The department works with a number of people who suffer from hearing loss from being in active duty. veterans who were in areas of combat, especially those who spent an extended amount of time in the force, will find that having trouble hearing is very common. According to the veterans Department website, nearly 10 percent of the disabilities for veterans are hearing difficulties.
Younger individuals who are going into combat now can protect themselves against future ailments by following these protective measures:
Minimize exposure to noisy environments: While it may not be possible for army personnel to determine their level of exposure to loud sounds, they can make sure to avoid it outside of the force.
Wearing hearing protection when around noise hazards: As much as possible, army members should make sure to provide a protective barrier for their ears.
Avoid medications that have effects on ear health: Some medications are known to cause hearing issues such as tinnitus. Before taking any prescription drugs, make sure to check with a doctor that these side effects are not common.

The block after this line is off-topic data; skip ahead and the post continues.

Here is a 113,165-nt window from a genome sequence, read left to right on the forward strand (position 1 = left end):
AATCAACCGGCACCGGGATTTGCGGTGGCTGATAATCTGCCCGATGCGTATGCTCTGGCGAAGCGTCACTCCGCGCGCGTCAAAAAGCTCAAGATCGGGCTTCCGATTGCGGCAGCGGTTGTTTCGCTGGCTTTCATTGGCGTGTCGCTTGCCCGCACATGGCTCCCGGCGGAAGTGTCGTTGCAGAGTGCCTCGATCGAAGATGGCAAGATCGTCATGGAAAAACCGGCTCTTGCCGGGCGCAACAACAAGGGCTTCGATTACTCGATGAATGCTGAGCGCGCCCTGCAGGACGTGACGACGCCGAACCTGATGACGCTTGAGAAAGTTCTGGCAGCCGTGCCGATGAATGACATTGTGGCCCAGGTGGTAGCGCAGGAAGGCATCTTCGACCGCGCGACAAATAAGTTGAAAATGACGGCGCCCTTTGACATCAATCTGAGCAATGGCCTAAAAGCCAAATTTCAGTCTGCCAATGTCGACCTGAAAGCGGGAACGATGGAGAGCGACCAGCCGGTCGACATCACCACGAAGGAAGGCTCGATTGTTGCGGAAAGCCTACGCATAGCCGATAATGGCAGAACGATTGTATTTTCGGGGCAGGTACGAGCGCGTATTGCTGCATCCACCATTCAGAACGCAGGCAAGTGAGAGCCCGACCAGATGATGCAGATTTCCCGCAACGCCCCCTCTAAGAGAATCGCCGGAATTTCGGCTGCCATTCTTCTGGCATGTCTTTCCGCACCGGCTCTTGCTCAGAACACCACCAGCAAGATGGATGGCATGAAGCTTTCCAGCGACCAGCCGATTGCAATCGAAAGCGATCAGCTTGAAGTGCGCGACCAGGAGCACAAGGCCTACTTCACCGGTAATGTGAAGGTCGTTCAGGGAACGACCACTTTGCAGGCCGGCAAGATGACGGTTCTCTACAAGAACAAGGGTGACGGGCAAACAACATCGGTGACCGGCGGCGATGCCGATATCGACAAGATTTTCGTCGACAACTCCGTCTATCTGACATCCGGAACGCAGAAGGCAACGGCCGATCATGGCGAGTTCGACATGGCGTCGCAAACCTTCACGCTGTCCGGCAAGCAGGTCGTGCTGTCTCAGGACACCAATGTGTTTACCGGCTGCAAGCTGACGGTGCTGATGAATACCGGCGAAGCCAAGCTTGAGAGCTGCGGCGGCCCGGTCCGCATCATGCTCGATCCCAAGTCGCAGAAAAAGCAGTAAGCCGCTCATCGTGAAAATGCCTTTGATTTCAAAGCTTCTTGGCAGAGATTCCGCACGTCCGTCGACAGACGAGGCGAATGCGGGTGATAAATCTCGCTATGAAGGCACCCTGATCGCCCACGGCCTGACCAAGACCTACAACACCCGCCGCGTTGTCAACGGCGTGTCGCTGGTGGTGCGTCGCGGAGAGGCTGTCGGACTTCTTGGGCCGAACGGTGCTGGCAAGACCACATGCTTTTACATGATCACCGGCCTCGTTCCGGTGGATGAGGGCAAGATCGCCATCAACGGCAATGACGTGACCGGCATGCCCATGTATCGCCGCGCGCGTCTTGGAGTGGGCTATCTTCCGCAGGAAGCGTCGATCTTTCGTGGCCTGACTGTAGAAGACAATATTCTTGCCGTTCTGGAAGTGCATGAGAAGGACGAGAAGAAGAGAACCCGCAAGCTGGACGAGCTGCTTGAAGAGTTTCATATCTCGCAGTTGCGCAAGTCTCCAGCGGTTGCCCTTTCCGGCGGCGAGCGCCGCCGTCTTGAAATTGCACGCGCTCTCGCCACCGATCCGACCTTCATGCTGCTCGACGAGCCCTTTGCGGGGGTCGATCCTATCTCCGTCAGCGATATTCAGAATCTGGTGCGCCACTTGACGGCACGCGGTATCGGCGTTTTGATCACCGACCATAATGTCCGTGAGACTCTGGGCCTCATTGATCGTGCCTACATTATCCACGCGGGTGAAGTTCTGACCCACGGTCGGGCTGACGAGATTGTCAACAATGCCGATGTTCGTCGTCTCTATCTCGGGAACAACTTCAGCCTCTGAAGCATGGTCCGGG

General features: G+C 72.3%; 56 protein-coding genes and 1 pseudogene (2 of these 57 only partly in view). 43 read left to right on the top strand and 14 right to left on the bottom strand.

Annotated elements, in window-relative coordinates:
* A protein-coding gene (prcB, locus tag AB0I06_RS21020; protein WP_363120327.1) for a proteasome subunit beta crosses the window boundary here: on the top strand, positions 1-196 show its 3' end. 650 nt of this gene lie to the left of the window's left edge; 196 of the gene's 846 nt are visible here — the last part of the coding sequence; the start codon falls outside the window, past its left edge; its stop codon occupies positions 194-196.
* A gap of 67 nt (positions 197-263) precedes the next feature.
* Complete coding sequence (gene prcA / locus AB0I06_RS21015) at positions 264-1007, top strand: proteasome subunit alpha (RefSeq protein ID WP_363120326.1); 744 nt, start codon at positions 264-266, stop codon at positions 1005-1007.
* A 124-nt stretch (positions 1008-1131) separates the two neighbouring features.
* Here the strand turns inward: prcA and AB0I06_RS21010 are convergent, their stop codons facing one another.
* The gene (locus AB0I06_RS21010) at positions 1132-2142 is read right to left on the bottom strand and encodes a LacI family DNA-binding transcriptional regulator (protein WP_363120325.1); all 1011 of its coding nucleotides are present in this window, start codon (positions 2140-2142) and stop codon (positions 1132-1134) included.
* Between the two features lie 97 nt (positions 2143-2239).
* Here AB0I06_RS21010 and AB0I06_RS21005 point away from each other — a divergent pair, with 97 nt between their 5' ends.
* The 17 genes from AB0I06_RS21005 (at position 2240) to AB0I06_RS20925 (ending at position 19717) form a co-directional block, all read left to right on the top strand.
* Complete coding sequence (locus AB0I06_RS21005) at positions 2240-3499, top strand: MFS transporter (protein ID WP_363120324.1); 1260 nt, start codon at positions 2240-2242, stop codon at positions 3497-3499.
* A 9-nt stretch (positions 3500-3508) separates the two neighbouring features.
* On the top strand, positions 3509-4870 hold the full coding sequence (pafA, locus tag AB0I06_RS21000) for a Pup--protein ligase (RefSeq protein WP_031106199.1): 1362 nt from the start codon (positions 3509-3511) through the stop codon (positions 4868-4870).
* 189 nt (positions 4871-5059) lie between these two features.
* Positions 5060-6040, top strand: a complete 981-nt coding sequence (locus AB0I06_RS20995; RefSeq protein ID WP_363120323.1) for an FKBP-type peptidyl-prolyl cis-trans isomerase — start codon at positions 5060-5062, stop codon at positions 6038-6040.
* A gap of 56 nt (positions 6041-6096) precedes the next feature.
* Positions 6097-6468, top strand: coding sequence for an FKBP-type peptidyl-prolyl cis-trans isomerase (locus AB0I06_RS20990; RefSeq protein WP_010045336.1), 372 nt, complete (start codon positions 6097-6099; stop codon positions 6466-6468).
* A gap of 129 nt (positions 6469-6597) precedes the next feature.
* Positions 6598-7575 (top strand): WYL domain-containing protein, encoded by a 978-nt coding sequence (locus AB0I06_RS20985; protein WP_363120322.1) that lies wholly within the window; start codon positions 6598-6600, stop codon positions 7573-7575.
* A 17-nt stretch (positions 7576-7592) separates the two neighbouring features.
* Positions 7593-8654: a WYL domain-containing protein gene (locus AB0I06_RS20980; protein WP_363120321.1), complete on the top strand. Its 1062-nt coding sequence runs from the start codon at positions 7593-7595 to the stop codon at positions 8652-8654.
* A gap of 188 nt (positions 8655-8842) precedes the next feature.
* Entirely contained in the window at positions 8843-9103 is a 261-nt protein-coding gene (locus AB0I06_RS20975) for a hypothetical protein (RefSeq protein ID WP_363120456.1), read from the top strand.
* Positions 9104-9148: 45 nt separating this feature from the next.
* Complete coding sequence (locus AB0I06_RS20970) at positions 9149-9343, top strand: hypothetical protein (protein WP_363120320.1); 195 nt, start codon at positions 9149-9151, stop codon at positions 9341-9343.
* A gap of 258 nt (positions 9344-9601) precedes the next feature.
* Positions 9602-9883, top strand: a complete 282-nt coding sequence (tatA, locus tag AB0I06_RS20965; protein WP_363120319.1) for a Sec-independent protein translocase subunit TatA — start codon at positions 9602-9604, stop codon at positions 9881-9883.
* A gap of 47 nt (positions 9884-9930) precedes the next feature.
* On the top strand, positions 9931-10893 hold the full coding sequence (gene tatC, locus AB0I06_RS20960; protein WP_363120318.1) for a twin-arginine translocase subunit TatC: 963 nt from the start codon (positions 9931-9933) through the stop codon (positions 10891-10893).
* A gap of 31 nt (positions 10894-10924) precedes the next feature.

Wearing protective gear on the head to prevent trauma or injury: Covering up the ears and protecting the head against trauma can reduce the chances that debris would cause injury.
Having regular hearing check-ups: The ears are a very important and sensitive body organ, so they should be checked for damage on a regular basis, especially for those individuals who are in a military force.
Our hearing gets worse as we get older – it's just a fact. But veterans may have it a little worse than others because they are commonly exposed to loud sounds. Risk factors for hearing loss increase based on a number of things, including: